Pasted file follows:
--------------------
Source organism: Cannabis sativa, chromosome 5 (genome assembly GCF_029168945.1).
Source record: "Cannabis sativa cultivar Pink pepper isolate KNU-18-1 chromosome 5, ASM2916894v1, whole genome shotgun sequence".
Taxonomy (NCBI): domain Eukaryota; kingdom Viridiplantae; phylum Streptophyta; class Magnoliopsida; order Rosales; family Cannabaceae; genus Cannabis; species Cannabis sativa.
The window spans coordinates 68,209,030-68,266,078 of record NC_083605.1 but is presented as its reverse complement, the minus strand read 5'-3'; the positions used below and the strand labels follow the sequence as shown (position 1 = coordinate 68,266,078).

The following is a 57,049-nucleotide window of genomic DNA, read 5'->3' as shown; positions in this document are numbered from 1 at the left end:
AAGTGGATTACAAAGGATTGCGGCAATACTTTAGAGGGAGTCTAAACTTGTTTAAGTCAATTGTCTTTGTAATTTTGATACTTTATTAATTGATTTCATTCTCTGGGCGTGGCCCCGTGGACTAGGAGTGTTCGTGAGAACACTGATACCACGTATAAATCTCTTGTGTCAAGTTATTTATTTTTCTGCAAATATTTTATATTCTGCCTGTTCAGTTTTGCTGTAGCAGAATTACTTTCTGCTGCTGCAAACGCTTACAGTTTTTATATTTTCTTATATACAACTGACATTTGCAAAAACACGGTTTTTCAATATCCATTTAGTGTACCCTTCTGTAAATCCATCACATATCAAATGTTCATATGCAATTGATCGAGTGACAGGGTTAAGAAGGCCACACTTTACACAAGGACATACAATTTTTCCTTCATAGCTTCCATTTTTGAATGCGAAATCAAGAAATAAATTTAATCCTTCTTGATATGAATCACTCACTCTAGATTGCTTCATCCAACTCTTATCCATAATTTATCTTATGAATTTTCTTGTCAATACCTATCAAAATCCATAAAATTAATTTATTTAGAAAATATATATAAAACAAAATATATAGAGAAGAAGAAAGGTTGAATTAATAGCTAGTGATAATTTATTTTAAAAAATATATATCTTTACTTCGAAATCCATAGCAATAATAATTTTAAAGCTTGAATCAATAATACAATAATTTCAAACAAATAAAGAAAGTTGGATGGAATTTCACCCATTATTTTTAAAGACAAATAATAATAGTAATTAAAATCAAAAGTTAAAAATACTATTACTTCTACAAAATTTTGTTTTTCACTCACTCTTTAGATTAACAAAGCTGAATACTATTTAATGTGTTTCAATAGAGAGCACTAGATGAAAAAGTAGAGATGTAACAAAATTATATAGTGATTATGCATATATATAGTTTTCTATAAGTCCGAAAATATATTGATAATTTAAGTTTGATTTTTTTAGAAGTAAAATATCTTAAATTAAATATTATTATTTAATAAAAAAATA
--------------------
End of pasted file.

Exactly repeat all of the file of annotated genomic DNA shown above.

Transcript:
Source organism: Cannabis sativa, chromosome 5 (genome assembly GCF_029168945.1).
Source record: "Cannabis sativa cultivar Pink pepper isolate KNU-18-1 chromosome 5, ASM2916894v1, whole genome shotgun sequence".
Taxonomy (NCBI): domain Eukaryota; kingdom Viridiplantae; phylum Streptophyta; class Magnoliopsida; order Rosales; family Cannabaceae; genus Cannabis; species Cannabis sativa.
The window spans coordinates 68,209,030-68,266,078 of record NC_083605.1 but is presented as its reverse complement, the minus strand read 5'-3'; the positions used below and the strand labels follow the sequence as shown (position 1 = coordinate 68,266,078).

The following is a 57,049-nucleotide window of genomic DNA, read 5'->3' as shown; positions in this document are numbered from 1 at the left end:
AAGTGGATTACAAAGGATTGCGGCAATACTTTAGAGGGAGTCTAAACTTGTTTAAGTCAATTGTCTTTGTAATTTTGATACTTTATTAATTGATTTCATTCTCTGGGCGTGGCCCCGTGGACTAGGAGTGTTCGTGAGAACACTGATACCACGTATAAATCTCTTGTGTCAAGTTATTTATTTTTCTGCAAATATTTTATATTCTGCCTGTTCAGTTTTGCTGTAGCAGAATTACTTTCTGCTGCTGCAAACGCTTACAGTTTTTATATTTTCTTATATACAACTGACATTTGCAAAAACACGGTTTTTCAATATCCATTTAGTGTACCCTTCTGTAAATCCATCACATATCAAATGTTCATATGCAATTGATCGAGTGACAGGGTTAAGAAGGCCACACTTTACACAAGGACATACAATTTTTCCTTCATAGCTTCCATTTTTGAATGCGAAATCAAGAAATAAATTTAATCCTTCTTGATATGAATCACTCACTCTAGATTGCTTCATCCAACTCTTATCCATAATTTATCTTATGAATTTTCTTGTCAATACCTATCAAAATCCATAAAATTAATTTATTTAGAAAATATATATAAAACAAAATATATAGAGAAGAAGAAAGGTTGAATTAATAGCTAGTGATAATTTATTTTAAAAAATATATATCTTTACTTCGAAATCCATAGCAATAATAATTTTAAAGCTTGAATCAATAATACAATAATTTCAAACAAATAAAGAAAGTTGGATGGAATTTCACCCATTATTTTTAAAGACAAATAATAATAGTAATTAAAATCAAAAGTTAAAAATACTATTACTTCTACAAAATTTTGTTTTTCACTCACTCTTTAGATTAACAAAGCTGAATACTATTTAATGTGTTTCAATAGAGAGCACTAGATGAAAAAGTAGAGATGTAACAAAATTATATAGTGATTATGCATATATATAGTTTTCTATAAGTCCGAAAATATATTGATAATTTAAGTTTGATTTTTTTAGAAGTAAAATATCTTAAATTAAATATTATTATTTAATAAAAAAATA